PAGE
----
Family : Moraceae
Text © Pietro Puccio
English translation by Mario Beltramini
The species is native to Australia (northern Western Australia, Queensland and Northern Territory), Bangladesh, Cambodia, China (Guangxi, Guizhou and Yunnan), India, Indonesia, Laos, Myanmar, Nepal, New Guinea, Pakistan, Sri Lanka, Thailand and Vietnam) where it grows in the humid forests at the margins of water streams and in swampy zones, from the sea level up to about 1500 m of altitude.
The name of the genus is the Latin one utilized for the common fig (Ficus carica); the name of the species is the Latin adjective “racemósus, a, um” = racemose, laden of clusters, due to the syconia often arranged in racemes.
Common names: cluster fig, country fig (English); ju guo rong (China); atti (Cambodia); ambar, arri, atthi, bodda, dimiri, dumur, gular, marum, paidi, rumadi, sadaaphala, tacanati, tanu, tumparam, udambara, udambarumu, udumbara, umbar, vayamam, yajnanga, yatavu (India); arah, crattok loa, elo (Indonesia); dua kiengz (Laos); tangkol (Malaysia); atti, mayen, thapan, umbar (Myanmar); dumri, gular, udumbara (Nepal); gular, rumbal, umber (Pakistan); atteeka (Singapore); attikka (Sri Lanka); duea kliang, duea nam, ma duea (Thailand); cây sung, sung (Vietnam).
The Ficus racemosa L. (1753) is an evergreen monoecious tree growing where it can draw water in continuity, or shortly deciduous, milky, 10-30 m tall, with trunk having smooth bark from grey to brown-reddish, of up to about 1 m of diameter, at times provided at the base of tabular roots (flat roots similar to buttresses that contribute to its support) and eventually of few and short aerial roots from the branches.
The leaves, on a slightly pubescent 2-7 cm long petiole, are alternate, simple, ovate-lanceolate or elliptic with obtuse or sub-acute apex with entire margin, 5-18 cm long and 3-8 cm broad, of glossy intense green colour above, paler and opaque below, with 4-8 pairs of prominent lateral veins, together with the central, in the lower page. Stypules (appendages at the base of the leaf that protect it during the initial stage of growth) ovate-triangular, 1,5-2 cm long and 0,5 cm broad, pubescent, semi-persistent. The inflorescences are cavities with fleshy walls enclosing the flowers, called syconia, accessible to the pollinating insect from a small apical opening (ostiole) covered by 5-6 bracts, that when ripe form a false fruit. The syconia are arranged numerous in thick clusters directly from the trunk or from the main branches having no leaves (cauliflory), globose-depressed to pyriform, of 2,5-3,5 cm of diameter, initially green, then reddish or orange when ripe, often with darker stripes; the real fruits are tiny and contain only one seed about 1 mm long.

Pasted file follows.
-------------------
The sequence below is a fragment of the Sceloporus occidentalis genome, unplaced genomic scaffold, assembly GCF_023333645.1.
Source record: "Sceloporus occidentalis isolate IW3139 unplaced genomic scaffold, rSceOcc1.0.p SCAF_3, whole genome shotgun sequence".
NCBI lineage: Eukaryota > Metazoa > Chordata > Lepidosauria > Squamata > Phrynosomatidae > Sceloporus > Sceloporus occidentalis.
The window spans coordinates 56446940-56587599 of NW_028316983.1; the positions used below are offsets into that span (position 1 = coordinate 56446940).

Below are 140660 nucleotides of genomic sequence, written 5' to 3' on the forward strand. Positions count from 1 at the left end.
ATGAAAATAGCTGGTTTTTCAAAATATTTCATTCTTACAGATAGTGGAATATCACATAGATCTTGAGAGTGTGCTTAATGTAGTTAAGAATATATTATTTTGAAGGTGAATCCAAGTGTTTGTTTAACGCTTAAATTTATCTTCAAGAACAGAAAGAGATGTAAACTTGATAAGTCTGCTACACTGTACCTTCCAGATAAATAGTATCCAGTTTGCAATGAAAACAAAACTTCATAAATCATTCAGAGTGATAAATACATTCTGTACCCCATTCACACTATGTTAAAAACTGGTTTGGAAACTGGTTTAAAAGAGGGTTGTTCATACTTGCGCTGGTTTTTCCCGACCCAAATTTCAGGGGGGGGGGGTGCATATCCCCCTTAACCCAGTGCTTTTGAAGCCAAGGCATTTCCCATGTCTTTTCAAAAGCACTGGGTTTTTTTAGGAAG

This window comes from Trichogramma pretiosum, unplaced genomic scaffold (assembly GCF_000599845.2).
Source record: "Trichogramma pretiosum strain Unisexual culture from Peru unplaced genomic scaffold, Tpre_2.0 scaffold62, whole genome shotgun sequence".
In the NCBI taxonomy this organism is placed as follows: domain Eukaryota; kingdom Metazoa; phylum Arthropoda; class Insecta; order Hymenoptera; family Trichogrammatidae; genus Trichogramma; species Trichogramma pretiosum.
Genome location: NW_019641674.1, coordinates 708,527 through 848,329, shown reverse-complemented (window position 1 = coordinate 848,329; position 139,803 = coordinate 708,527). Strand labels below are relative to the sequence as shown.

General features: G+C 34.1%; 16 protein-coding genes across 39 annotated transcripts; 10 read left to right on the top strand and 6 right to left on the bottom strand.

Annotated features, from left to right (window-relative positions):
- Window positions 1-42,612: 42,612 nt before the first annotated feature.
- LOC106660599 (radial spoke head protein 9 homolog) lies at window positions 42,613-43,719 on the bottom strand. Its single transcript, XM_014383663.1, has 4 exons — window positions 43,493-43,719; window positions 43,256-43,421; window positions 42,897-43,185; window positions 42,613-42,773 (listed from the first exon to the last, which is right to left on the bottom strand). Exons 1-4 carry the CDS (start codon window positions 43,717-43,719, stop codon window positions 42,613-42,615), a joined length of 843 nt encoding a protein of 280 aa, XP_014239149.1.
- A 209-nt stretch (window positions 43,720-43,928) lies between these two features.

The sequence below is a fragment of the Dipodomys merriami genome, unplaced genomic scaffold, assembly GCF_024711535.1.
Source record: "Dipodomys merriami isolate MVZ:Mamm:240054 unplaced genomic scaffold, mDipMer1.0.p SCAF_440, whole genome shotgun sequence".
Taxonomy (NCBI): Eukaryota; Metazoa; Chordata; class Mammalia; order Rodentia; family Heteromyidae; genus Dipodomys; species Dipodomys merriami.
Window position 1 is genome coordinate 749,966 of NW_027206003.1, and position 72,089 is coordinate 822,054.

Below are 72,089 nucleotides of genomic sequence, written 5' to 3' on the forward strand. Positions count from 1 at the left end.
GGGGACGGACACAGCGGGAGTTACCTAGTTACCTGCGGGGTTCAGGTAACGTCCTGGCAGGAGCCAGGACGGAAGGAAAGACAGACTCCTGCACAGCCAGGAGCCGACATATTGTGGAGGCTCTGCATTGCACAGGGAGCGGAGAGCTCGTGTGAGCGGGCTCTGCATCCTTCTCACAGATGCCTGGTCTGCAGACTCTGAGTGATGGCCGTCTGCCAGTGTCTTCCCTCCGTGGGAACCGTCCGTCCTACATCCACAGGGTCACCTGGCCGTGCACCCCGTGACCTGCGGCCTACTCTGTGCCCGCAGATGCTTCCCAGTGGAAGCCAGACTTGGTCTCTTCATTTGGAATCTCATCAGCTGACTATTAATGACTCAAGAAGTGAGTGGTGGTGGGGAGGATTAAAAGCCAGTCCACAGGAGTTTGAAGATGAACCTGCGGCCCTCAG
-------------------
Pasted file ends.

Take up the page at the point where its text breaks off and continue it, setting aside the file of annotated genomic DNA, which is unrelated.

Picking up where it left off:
As it is known, to each species of Ficus is associated a specific pollinating insect of the family of the Agaonidae (in our case Ceratosolen fuscipes Mayr, 1885), that in its turn may reproduce only is present the species of Ficus to which is associated. The figs are consumed by various species of frugivores that contribute to the dispersion of the seeds.
It reproduces by seed, just interred in sandy draining loam maintained humid at the temperature of 24-26 °C, and by cutting and air layering.
Amply diffused tree in nature in South East Asia, particularly in India, and also cultivated in the villages for its fruits, the utilizations in the traditional medicine and as shade tree, sacred to Buddhism and Hinduism, it has an important rôle in the traditions and in the rites of the local populations.
It requires full sun or slight shade and can be utilized as isolated specimen in great gardens and parks of the tropical and humid subtropical climate regions, where it represents an attraction point thanks to its clusters of fruits scattered on the trunk and the main branches. It is not particular about the soil, provided draining, maintained preferably constantly humid; moreover it is an excellent subject to cultivate in pot as bonsai.
The fruits are locally consumed as they are or as side dish or under form of preserves. Various parts of the plant are utilized in the traditional medicine, Indian in particular, for various pathologies; laboratory studies have evidenced the presence of compounds with analgesic, antidiarrheal, anti-inflammatory, antioxidant and hypoglycemic activities liable of further investigations.
Synonyms: Ficus glomerata Roxb. (1799); Ficus lucescens Blume (1825); Ficus lanceolata Buch.-Ham. ex Roxb. (1832); Covellia glomerata (Roxb.) Miq. (1848); Ficus vesca F.Muell. ex Miq. (1861); Ficus chittagonga Miq. (1867); Ficus leucocarpa (Miq.) Miq. (1867); Ficus mollis (Miq.) Miq. (1867); Ficus trichocarpa f. glabrescens Engl. (1886); Ficus acidula King (1888); Ficus glomerata var. chittagonga (Miq.) King (1888); Ficus glomerata var. elongata King (1888); Ficus glomerata var. miquelii King (1888); Ficus glomerata var. mollis (Miq.) King (1888); Ficus henrici King (1888); Ficus semicostata F.M.Bailey (1911); Ficus racemosa var. elongata (King) M.F.Barrett (1946); Ficus racemosa var. mollis (Miq.) M.F.Barrett (1946); Ficus racemosa var. vesca (F.Muell. ex Miq.) M.F.Barrett (1946); Ficus racemosa var. miquelii (King) Corner (1965).